A bug expert went shopping at Walmart—and made a historic insect discovery

The giant lacewing had seemingly disappeared from eastern North America over 50 years ago.
A giant lacewing as seen under a microscope. The insect is a moth relative with large wings.
This Polystoechotes punctata, or giant lacewing, was collected in Fayetteville, Arkansas in 2012 by Michael Skvarla, director of Penn State’s Insect Identification Lab. The specimen is the first of its kind recorded in eastern North America in over fifty years – and the first record of the species ever in the state. Michael Skvarla / Penn State

Picture it—you walk into a typical Walmart in Arkansas on a grocery run, but instead of a traditional Walmart greeter welcoming you in, you find an insect whose origins date back to the Jurassic Period. This sci-fi like story actually happened back in 2012 and luckily the person who spotted the insect is a bug expert.

This Polystoechotes punctata, or giant lacewing, was collected in Fayetteville, Arkansas in 2012 by Michael Skvarla, director of Penn State’s Insect Identification Lab. The specimen is the first of its kind recorded in eastern North America in over fifty years – and the first record of the species ever in the state. CREDIT: Michael Skvarla / Penn State.

“I remember it vividly, because I was walking into Walmart to get milk and I saw this huge insect on the side of the building,” Michael Skvarla, who was then a doctoral student at the University of Arkansas and is now the director of Penn State University’s Insect Identification Lab, said in a statement. “I thought it looked interesting, so I put it in my hand and did the rest of my shopping with it between my fingers. I got home, mounted it, and promptly forgot about it for almost a decade.”

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The insect was a giant lacewing (Polystoechotes punctata),  the first of its kind recorded in eastern North America in over 50 years and the first ever recorded in Arkansas. The moth relative with a one inch wingspan used to be widespread across the continent, but disappeared from eastern North America by the 1950s. With this find, scientists believe that there may be relic populations of this insect with roots back to the Jurassic (about 201.3 million to 145 million years ago) yet to be discovered. 

The creature is described in a study published late last year in the journal Proceedings of the Entomological Society of Washington. Skvarla is a co-author on the paper. 

In the study, the team describes how the insect was originally misidentified,  and how students in one of Skvarla’s online courses helped re-identify the specimen.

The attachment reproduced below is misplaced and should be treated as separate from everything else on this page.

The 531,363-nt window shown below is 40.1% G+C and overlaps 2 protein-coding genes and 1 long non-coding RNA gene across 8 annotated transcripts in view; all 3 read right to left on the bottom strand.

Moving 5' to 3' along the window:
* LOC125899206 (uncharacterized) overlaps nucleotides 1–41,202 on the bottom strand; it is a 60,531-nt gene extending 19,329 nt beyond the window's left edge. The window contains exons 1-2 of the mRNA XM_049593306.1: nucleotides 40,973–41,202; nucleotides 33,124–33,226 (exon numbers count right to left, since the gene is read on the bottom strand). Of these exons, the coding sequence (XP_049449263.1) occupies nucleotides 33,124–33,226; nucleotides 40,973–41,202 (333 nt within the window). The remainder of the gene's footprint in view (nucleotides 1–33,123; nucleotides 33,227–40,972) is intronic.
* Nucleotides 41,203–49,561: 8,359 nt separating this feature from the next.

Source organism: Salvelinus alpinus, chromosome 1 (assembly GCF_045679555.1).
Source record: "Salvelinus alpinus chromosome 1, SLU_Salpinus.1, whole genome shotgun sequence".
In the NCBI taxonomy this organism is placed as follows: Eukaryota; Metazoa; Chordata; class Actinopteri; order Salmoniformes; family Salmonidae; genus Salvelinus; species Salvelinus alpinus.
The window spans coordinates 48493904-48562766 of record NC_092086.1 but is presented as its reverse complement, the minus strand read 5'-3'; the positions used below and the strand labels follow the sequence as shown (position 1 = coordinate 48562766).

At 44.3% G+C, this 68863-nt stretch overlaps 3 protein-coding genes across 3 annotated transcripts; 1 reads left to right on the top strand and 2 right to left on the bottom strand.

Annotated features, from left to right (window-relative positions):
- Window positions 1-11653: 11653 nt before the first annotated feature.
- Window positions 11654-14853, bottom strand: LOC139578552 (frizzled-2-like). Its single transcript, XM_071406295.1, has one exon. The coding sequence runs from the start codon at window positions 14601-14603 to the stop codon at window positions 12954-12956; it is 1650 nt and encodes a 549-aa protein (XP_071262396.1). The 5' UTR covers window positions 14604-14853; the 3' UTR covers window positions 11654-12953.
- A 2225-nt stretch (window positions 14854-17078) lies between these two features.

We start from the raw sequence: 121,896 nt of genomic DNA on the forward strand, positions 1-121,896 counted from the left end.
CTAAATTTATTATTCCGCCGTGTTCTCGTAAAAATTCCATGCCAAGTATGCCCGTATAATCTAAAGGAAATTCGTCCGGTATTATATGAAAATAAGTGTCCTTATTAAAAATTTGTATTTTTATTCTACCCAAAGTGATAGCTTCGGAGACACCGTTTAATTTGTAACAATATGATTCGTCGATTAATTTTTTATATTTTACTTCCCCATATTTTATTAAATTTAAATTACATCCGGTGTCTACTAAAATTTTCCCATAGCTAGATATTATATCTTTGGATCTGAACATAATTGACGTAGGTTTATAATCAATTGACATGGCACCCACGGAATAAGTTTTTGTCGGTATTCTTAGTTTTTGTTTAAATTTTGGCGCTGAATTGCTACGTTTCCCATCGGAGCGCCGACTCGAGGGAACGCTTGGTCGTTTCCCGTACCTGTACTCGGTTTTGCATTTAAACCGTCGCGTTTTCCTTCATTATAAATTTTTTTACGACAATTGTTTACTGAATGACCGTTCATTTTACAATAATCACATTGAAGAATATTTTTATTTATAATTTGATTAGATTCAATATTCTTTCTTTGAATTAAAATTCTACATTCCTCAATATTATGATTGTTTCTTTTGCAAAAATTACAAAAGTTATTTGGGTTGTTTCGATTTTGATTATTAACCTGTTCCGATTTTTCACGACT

“We were watching what Dr. Skvarla saw under his microscope and he’s talking about the features and then just kinda stops,” Codey Mathis, a doctoral candidate in entomology at Penn State, said in a statement. “We all realized together that the insect was not what it was labeled and was in fact a super-rare giant lacewing. I still remember the feeling. It was so gratifying to know that the excitement doesn’t dim, the wonder isn’t lost. Here we were making a true discovery in the middle of an online lab course.”

To confirm, Skvarla and his colleagues performed molecular DNA analyses on the specimen and revealed that it was in fact a giant lacewing.

The discovery could reveal a larger story about biodiversity in North America and changing environment since the giant lacewing was spotted in the urban area of Fayetteville, Arkansas. Skvarla says that the explanations for the giant lacewing’s disappearance from North America are varied and mostly a mystery. Scientists hypothesize that it may have disappeared due to increasing artificial light, pollution, and urbanization, the suppression of forest fires in the eastern part of North America since they rely on post-fire environments to live. Even the introduction of non-native predators like ground beetles may have had an effect.

[Related: Eyeless army ants chomped their way through Europe millions of years ago.]

“Entomology can function as a leading indicator for ecology,” Skvarla said. “The fact that this insect was spotted in a region that it hasn’t been seen in over half a century tells us something more broadly about the environment.”

The city of Fayetteville lies within the Ozark Mountains, which the team says is a suspected biodiversity hotspot. According to Skvarla, dozens of endemic species, including 68 species of insects, are known to live in these mountains and at least 58 species of plants and animals have highly disjunct populations with representatives in the region. 

However, the mystery of how the elusive bug arrived on the outer facade of a Walmart remains. They believe that because it was found on the side of a well-lit building, it was likely attracted to the lights

 “It could have been 100 years since it was even in this area — and it’s been years since it’s been spotted anywhere near it. The next closest place that they’ve been found was 1,200 miles away, so very unlikely it would have traveled that far,” said Skvarla.